TIME Environment

Businesses Must Take the Lead on Climate-Change Action

Fracking In California Under Spotlight As Some Local Municipalities Issue Bans
David McNew—Getty Images The sun rises over an oil field over the Monterey Shale formation where gas and oil extraction using hydraulic fracturing, or fracking, is on the verge of a boom on March 24, 2014 near Lost Hills, California.

Michael Shank teaches at NYU's Center for Global Affairs. Between 2009 and 2013, he served as a senior adviser on foreign policy in Congress

Maxine Bédat is the CEO and co-founder of Zady.com

365 companies and investors reaffirmed their commitment this week

With President-Elect Donald Trump publicly stating plans to remove, roll back, rescind and deregulate America’s environmental commitments—from the Clean Power Plan, which reduces emissions from dirty coal-fired power plants, to the Paris climate agreement, which aims to slow global warming—one wonders where new leadership will arise.

It likely won’t happen at the federal level, despite the fact that last year our country stated publicly, in front the international community, that in just under 10 years we’d reduce our greenhouse gas emissions by 26% to 28% from what they were in 2005.

That’s probably not going to happen now. The Trump Administration’s Environmental Protection Agency and its Department of Energy will not prioritize this agenda. That’s clear. And it’s unlikely any messaging—from military, financial and medical experts—about the real security, economic or health risks associated with global warming and climate change will change their mind.

Even in a post-Trump era, unless fossil fuel industry contributions to Congress are contained (currently in the hundreds of millions annually), we won’t see Washington move as quickly as it must.

Into this perilous void will step business. In fact, just this week, 365 companies and investors reaffirmed their commitment to addressing climate change and called on the U.S. government to do so as well.

Chief sustainability officers at many Fortune 500 companies are already leading in myriad ways but have been waiting, in and around the Paris process, for the U.S. government to set the policy and regulatory parameters for investment, workforce expansion, research and development and more.

In preparation for the Paris agreement last year, for example, the B Team, stacked with CEOs like Virgin’s Richard Branson, Unilever’s Paul Polman and Tata’s Ratan Tata, called for a global goal of net-zero emissions by 2050, a reality so progressive that even the Paris agreement punts this reality further down the road, landing closer to 2070 and before 2100.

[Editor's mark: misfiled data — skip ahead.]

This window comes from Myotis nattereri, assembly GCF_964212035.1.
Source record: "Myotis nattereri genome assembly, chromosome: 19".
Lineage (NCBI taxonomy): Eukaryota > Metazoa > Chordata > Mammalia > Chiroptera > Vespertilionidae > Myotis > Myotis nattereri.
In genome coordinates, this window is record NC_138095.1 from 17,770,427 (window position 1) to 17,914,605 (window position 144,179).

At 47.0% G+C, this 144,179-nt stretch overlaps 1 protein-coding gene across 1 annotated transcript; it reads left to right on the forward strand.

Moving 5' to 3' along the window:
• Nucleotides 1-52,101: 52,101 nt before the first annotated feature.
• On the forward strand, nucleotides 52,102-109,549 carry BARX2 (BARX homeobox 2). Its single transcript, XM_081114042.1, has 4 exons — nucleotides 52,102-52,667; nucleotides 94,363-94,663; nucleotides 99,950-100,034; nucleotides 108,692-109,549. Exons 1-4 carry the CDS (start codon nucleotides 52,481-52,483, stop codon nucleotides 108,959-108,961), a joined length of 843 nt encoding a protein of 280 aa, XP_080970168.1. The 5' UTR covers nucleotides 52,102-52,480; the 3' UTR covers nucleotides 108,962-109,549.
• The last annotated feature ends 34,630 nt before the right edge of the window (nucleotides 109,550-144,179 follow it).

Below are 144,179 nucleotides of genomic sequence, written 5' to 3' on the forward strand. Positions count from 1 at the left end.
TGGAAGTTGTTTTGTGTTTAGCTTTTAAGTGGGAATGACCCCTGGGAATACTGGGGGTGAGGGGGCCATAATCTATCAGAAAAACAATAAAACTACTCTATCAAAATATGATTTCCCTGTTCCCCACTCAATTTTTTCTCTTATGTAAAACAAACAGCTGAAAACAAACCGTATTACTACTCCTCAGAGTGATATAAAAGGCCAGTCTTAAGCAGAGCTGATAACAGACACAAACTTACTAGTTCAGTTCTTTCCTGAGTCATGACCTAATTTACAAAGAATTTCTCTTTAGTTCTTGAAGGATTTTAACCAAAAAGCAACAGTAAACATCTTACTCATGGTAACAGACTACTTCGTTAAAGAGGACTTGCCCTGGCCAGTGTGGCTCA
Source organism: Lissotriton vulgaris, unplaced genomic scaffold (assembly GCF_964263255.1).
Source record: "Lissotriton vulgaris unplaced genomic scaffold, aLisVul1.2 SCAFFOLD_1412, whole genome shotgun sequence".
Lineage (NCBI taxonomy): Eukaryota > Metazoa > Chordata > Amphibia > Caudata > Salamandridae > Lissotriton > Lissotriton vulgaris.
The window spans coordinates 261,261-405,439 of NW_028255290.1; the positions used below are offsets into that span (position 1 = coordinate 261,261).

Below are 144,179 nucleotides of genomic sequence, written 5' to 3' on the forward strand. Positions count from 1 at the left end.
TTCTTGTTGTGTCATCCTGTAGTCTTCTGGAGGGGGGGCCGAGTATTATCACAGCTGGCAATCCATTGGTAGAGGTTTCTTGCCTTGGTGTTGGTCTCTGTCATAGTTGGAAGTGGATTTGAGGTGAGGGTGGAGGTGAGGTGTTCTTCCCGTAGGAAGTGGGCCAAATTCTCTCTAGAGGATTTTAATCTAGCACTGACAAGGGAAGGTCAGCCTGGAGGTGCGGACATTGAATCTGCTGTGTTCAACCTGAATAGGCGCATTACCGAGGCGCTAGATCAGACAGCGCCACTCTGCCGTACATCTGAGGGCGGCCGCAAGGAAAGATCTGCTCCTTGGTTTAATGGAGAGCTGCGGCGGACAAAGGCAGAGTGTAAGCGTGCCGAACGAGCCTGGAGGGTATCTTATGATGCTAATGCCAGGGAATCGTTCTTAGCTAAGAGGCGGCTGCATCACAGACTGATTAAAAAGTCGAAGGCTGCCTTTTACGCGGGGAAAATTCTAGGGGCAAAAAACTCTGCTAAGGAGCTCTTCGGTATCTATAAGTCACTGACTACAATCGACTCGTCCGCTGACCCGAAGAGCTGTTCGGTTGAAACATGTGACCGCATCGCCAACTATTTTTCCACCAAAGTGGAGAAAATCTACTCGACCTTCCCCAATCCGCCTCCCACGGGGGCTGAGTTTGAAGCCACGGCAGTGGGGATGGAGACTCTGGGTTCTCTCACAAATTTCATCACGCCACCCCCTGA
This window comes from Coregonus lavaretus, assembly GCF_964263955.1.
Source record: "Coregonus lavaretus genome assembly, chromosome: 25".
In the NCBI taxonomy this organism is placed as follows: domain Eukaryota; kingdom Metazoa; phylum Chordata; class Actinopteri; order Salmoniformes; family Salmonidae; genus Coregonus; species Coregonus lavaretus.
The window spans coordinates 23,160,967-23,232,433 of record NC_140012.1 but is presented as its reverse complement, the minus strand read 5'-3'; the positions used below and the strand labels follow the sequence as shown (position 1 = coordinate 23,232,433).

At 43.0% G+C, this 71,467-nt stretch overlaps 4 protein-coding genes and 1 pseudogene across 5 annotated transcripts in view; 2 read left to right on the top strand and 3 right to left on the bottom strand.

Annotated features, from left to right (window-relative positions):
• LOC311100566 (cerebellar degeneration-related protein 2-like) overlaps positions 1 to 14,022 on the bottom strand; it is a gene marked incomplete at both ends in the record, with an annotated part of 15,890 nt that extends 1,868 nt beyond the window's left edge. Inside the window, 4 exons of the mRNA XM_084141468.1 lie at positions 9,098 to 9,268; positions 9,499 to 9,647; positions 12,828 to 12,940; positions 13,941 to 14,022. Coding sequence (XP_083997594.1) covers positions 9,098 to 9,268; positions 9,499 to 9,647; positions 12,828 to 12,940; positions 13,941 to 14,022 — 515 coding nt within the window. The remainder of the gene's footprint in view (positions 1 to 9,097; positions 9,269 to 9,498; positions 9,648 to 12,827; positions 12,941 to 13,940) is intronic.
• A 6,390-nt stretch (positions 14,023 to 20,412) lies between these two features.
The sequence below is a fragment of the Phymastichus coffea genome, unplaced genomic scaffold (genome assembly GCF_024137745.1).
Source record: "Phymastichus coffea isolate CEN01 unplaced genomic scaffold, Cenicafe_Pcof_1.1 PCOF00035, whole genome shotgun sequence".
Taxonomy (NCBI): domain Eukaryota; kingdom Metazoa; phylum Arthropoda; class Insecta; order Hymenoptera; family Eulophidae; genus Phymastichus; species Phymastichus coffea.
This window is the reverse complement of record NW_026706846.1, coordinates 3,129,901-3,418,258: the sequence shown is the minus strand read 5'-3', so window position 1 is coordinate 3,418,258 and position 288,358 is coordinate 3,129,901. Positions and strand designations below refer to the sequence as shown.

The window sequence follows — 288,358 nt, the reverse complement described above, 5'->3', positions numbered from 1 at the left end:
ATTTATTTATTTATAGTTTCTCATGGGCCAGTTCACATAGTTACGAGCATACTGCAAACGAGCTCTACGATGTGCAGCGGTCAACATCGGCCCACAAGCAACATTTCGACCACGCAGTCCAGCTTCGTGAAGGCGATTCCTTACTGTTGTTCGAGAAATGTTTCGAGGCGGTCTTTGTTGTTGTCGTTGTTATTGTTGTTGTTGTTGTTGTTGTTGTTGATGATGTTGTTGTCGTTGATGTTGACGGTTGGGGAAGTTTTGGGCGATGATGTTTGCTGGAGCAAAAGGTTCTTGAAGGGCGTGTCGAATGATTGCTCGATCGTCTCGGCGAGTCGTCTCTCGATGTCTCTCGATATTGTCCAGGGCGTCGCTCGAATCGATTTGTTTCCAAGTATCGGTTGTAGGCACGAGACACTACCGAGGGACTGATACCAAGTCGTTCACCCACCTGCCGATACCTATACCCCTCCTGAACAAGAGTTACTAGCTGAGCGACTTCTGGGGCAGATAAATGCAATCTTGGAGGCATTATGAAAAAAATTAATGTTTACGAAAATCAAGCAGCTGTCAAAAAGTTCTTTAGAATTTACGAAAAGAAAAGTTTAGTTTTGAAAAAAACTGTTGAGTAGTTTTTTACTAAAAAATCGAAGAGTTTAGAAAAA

These businesses went further and announced aspirations to make their own companies carbon neutral in just 35 years. And not just the usual suspects above, like the international investment group Virgin and consumer goods giant Unilever, but also a Chinese construction company, an African telecommunications group and a Brazilian cosmetics manufacturer. Others are going beyond neutrality to tackle sustainability, like the fashion company Zady, of which one of us is the CEO, which is pioneering ways for apparel to have a regenerative social and environmental footprint. This is the standard we need to set.

That’s leadership. Companies realize it’s good for business—as the returns on investment are high with renewables, efficiencies and conservation—and stock performance has never been better. Unilever’s 2016 stock performance, for example, is at five-year high. Same with Virgin.

But Unilever and Virgin are not alone. Now, 83 companies are following a similar trend, committing to 100% renewable energy. Swiss Re, the leading reinsurance and insurance provider, is nearly there with 80% of its energy consumption coming from renewable sources. Even Goldman Sachs has a renewable electricity target of 100% by 2020. They’re all cashing in on a $12 trillion investment opportunity, as Bloomberg New Energy Finance has long noted.

This is huge, to use a Trump-ism. And this is where climate leadership lies in a Trump administration.

It’ll happen in the Tesla showrooms of Silicon Valley and among the Elon Musks of America, who understand what consumers want, where the climate is headed and where the economic opportunities lie. Even if we have to wait another four years for strong automobile emissions rules or a much-needed carbon tax to account for the exorbitant yet avoidable health and economic costs to our society. A small-government leader, like Trump, should end these fossil fuel subsidies immediately—valued by the International Monetary Fund at $5.3 trillion globally—in order to conserve taxpayer funds and put money back in the pocketbooks of Americans.

And while business clearly won’t cover all of the required carbon cutting to cool the planet and we’ll need cities and states to lead as well (cities, like ones within the Carbon Neutral Cities Alliance, are committing to equally aggressive goals, as are states and regions as part of the Under 2 MOU) America has always put preference toward business-centric concepts like “innovation” and “ingenuity” to face seemingly insurmountable obstacles. Washington’s policymakers have often treated climate change with this attitude, assuming that we’ll engineer our way out of this problem. Now that narrative has come home to roost. And it may be Americans’ only hope in the next four years. Businesses, lead on.

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